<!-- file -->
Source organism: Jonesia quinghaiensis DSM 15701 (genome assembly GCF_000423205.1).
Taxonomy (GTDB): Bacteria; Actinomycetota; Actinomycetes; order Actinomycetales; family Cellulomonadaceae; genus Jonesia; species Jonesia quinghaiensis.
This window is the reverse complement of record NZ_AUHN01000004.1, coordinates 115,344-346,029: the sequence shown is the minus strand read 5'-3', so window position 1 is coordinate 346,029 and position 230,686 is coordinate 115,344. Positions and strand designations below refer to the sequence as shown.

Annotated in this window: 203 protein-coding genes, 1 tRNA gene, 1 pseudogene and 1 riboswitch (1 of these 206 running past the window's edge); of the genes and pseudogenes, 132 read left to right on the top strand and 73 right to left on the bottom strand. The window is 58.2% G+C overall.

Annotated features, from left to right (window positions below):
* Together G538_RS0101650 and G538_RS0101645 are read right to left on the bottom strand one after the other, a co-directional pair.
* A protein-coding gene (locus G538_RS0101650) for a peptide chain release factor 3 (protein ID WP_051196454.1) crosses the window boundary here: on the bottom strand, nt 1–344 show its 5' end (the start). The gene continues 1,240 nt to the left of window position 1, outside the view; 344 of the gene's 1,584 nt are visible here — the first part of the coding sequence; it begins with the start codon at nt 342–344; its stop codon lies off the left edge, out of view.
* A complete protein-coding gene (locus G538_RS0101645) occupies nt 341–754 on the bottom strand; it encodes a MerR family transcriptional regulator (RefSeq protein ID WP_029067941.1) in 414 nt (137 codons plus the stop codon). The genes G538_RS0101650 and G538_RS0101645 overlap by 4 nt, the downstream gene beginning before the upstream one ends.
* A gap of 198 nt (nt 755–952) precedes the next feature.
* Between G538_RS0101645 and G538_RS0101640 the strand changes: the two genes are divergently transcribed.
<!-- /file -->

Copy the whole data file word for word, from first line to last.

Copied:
Source organism: Jonesia quinghaiensis DSM 15701 (genome assembly GCF_000423205.1).
Taxonomy (GTDB): Bacteria; Actinomycetota; Actinomycetes; order Actinomycetales; family Cellulomonadaceae; genus Jonesia; species Jonesia quinghaiensis.
This window is the reverse complement of record NZ_AUHN01000004.1, coordinates 115,344-346,029: the sequence shown is the minus strand read 5'-3', so window position 1 is coordinate 346,029 and position 230,686 is coordinate 115,344. Positions and strand designations below refer to the sequence as shown.

Annotated in this window: 203 protein-coding genes, 1 tRNA gene, 1 pseudogene and 1 riboswitch (1 of these 206 running past the window's edge); of the genes and pseudogenes, 132 read left to right on the top strand and 73 right to left on the bottom strand. The window is 58.2% G+C overall.

Annotated features, from left to right (window positions below):
* Together G538_RS0101650 and G538_RS0101645 are read right to left on the bottom strand one after the other, a co-directional pair.
* A protein-coding gene (locus G538_RS0101650) for a peptide chain release factor 3 (protein ID WP_051196454.1) crosses the window boundary here: on the bottom strand, nt 1–344 show its 5' end (the start). The gene continues 1,240 nt to the left of window position 1, outside the view; 344 of the gene's 1,584 nt are visible here — the first part of the coding sequence; it begins with the start codon at nt 342–344; its stop codon lies off the left edge, out of view.
* A complete protein-coding gene (locus G538_RS0101645) occupies nt 341–754 on the bottom strand; it encodes a MerR family transcriptional regulator (RefSeq protein ID WP_029067941.1) in 414 nt (137 codons plus the stop codon). The genes G538_RS0101650 and G538_RS0101645 overlap by 4 nt, the downstream gene beginning before the upstream one ends.
* A gap of 198 nt (nt 755–952) precedes the next feature.
* Between G538_RS0101645 and G538_RS0101640 the strand changes: the two genes are divergently transcribed.